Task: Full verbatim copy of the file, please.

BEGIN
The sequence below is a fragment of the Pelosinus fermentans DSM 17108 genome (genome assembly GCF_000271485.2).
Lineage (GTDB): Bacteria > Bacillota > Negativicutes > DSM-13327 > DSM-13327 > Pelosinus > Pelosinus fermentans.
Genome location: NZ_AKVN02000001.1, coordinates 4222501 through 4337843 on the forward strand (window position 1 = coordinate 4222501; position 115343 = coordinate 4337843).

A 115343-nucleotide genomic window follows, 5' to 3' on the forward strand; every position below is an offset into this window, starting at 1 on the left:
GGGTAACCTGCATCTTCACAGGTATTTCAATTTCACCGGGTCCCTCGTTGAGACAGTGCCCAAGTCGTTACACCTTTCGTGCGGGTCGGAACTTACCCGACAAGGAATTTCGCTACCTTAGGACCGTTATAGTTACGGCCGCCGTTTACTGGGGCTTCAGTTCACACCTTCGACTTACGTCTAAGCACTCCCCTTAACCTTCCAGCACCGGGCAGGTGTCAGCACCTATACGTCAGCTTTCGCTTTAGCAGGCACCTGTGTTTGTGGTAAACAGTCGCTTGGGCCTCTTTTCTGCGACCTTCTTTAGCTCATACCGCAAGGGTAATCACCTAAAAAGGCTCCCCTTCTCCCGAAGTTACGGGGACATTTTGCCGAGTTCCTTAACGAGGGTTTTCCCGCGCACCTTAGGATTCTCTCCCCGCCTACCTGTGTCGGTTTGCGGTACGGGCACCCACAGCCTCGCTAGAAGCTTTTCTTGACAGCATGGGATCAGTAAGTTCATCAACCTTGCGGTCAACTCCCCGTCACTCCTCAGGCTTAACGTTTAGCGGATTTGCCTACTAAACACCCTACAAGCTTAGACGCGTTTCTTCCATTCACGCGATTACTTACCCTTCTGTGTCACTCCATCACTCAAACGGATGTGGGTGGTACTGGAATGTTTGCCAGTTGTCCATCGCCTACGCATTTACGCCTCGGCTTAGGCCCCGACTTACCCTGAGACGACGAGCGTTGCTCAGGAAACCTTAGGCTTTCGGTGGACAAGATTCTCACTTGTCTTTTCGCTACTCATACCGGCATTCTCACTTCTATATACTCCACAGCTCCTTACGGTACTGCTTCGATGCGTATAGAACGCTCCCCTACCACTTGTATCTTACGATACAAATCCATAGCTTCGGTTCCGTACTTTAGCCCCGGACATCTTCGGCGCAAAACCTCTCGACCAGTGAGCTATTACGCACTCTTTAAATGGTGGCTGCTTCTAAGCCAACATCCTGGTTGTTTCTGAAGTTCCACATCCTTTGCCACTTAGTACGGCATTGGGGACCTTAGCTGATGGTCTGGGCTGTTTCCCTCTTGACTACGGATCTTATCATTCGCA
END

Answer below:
The sequence below is a fragment of the Pelosinus fermentans DSM 17108 genome (genome assembly GCF_000271485.2).
Lineage (GTDB): Bacteria > Bacillota > Negativicutes > DSM-13327 > DSM-13327 > Pelosinus > Pelosinus fermentans.
Genome location: NZ_AKVN02000001.1, coordinates 4222501 through 4337843 on the forward strand (window position 1 = coordinate 4222501; position 115343 = coordinate 4337843).

A 115343-nucleotide genomic window follows, 5' to 3' on the forward strand; every position below is an offset into this window, starting at 1 on the left:
GGGTAACCTGCATCTTCACAGGTATTTCAATTTCACCGGGTCCCTCGTTGAGACAGTGCCCAAGTCGTTACACCTTTCGTGCGGGTCGGAACTTACCCGACAAGGAATTTCGCTACCTTAGGACCGTTATAGTTACGGCCGCCGTTTACTGGGGCTTCAGTTCACACCTTCGACTTACGTCTAAGCACTCCCCTTAACCTTCCAGCACCGGGCAGGTGTCAGCACCTATACGTCAGCTTTCGCTTTAGCAGGCACCTGTGTTTGTGGTAAACAGTCGCTTGGGCCTCTTTTCTGCGACCTTCTTTAGCTCATACCGCAAGGGTAATCACCTAAAAAGGCTCCCCTTCTCCCGAAGTTACGGGGACATTTTGCCGAGTTCCTTAACGAGGGTTTTCCCGCGCACCTTAGGATTCTCTCCCCGCCTACCTGTGTCGGTTTGCGGTACGGGCACCCACAGCCTCGCTAGAAGCTTTTCTTGACAGCATGGGATCAGTAAGTTCATCAACCTTGCGGTCAACTCCCCGTCACTCCTCAGGCTTAACGTTTAGCGGATTTGCCTACTAAACACCCTACAAGCTTAGACGCGTTTCTTCCATTCACGCGATTACTTACCCTTCTGTGTCACTCCATCACTCAAACGGATGTGGGTGGTACTGGAATGTTTGCCAGTTGTCCATCGCCTACGCATTTACGCCTCGGCTTAGGCCCCGACTTACCCTGAGACGACGAGCGTTGCTCAGGAAACCTTAGGCTTTCGGTGGACAAGATTCTCACTTGTCTTTTCGCTACTCATACCGGCATTCTCACTTCTATATACTCCACAGCTCCTTACGGTACTGCTTCGATGCGTATAGAACGCTCCCCTACCACTTGTATCTTACGATACAAATCCATAGCTTCGGTTCCGTACTTTAGCCCCGGACATCTTCGGCGCAAAACCTCTCGACCAGTGAGCTATTACGCACTCTTTAAATGGTGGCTGCTTCTAAGCCAACATCCTGGTTGTTTCTGAAGTTCCACATCCTTTGCCACTTAGTACGGCATTGGGGACCTTAGCTGATGGTCTGGGCTGTTTCCCTCTTGACTACGGATCTTATCATTCGCA